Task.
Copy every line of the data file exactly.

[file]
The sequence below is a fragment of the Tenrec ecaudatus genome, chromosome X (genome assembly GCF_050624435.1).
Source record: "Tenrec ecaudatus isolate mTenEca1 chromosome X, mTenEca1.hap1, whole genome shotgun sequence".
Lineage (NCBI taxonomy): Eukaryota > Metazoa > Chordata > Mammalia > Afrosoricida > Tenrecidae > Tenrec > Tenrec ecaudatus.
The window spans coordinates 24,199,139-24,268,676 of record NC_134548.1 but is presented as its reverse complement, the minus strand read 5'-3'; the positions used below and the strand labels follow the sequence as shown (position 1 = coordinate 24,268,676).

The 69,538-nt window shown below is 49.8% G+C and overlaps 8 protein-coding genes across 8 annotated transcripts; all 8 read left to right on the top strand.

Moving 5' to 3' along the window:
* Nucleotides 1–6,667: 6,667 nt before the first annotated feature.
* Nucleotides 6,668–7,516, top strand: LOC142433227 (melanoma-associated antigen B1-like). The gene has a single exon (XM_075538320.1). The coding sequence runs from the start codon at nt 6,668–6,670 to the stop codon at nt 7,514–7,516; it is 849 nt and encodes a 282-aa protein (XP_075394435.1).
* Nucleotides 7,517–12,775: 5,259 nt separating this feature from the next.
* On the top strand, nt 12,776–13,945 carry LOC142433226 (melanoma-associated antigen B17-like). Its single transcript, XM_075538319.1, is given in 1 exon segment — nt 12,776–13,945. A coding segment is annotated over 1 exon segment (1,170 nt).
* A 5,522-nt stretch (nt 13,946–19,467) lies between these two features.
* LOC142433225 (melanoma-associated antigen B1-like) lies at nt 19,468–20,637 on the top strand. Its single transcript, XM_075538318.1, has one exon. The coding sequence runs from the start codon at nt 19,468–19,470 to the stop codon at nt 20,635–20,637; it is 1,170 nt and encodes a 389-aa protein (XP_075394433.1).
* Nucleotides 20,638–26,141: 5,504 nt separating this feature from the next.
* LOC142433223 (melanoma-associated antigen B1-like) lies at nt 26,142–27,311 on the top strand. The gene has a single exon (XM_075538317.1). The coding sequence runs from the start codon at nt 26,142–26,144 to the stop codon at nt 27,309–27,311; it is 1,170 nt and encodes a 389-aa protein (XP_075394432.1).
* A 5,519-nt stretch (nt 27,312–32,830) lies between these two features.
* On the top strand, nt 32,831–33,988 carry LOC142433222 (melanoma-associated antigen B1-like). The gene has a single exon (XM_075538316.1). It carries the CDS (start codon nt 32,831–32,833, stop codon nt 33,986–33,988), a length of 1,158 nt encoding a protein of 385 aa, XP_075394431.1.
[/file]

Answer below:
The sequence below is a fragment of the Tenrec ecaudatus genome, chromosome X (genome assembly GCF_050624435.1).
Source record: "Tenrec ecaudatus isolate mTenEca1 chromosome X, mTenEca1.hap1, whole genome shotgun sequence".
Lineage (NCBI taxonomy): Eukaryota > Metazoa > Chordata > Mammalia > Afrosoricida > Tenrecidae > Tenrec > Tenrec ecaudatus.
The window spans coordinates 24,199,139-24,268,676 of record NC_134548.1 but is presented as its reverse complement, the minus strand read 5'-3'; the positions used below and the strand labels follow the sequence as shown (position 1 = coordinate 24,268,676).

The 69,538-nt window shown below is 49.8% G+C and overlaps 8 protein-coding genes across 8 annotated transcripts; all 8 read left to right on the top strand.

Moving 5' to 3' along the window:
* Nucleotides 1–6,667: 6,667 nt before the first annotated feature.
* Nucleotides 6,668–7,516, top strand: LOC142433227 (melanoma-associated antigen B1-like). The gene has a single exon (XM_075538320.1). The coding sequence runs from the start codon at nt 6,668–6,670 to the stop codon at nt 7,514–7,516; it is 849 nt and encodes a 282-aa protein (XP_075394435.1).
* Nucleotides 7,517–12,775: 5,259 nt separating this feature from the next.
* On the top strand, nt 12,776–13,945 carry LOC142433226 (melanoma-associated antigen B17-like). Its single transcript, XM_075538319.1, is given in 1 exon segment — nt 12,776–13,945. A coding segment is annotated over 1 exon segment (1,170 nt).
* A 5,522-nt stretch (nt 13,946–19,467) lies between these two features.
* LOC142433225 (melanoma-associated antigen B1-like) lies at nt 19,468–20,637 on the top strand. Its single transcript, XM_075538318.1, has one exon. The coding sequence runs from the start codon at nt 19,468–19,470 to the stop codon at nt 20,635–20,637; it is 1,170 nt and encodes a 389-aa protein (XP_075394433.1).
* Nucleotides 20,638–26,141: 5,504 nt separating this feature from the next.
* LOC142433223 (melanoma-associated antigen B1-like) lies at nt 26,142–27,311 on the top strand. The gene has a single exon (XM_075538317.1). The coding sequence runs from the start codon at nt 26,142–26,144 to the stop codon at nt 27,309–27,311; it is 1,170 nt and encodes a 389-aa protein (XP_075394432.1).
* A 5,519-nt stretch (nt 27,312–32,830) lies between these two features.
* On the top strand, nt 32,831–33,988 carry LOC142433222 (melanoma-associated antigen B1-like). The gene has a single exon (XM_075538316.1). It carries the CDS (start codon nt 32,831–32,833, stop codon nt 33,986–33,988), a length of 1,158 nt encoding a protein of 385 aa, XP_075394431.1.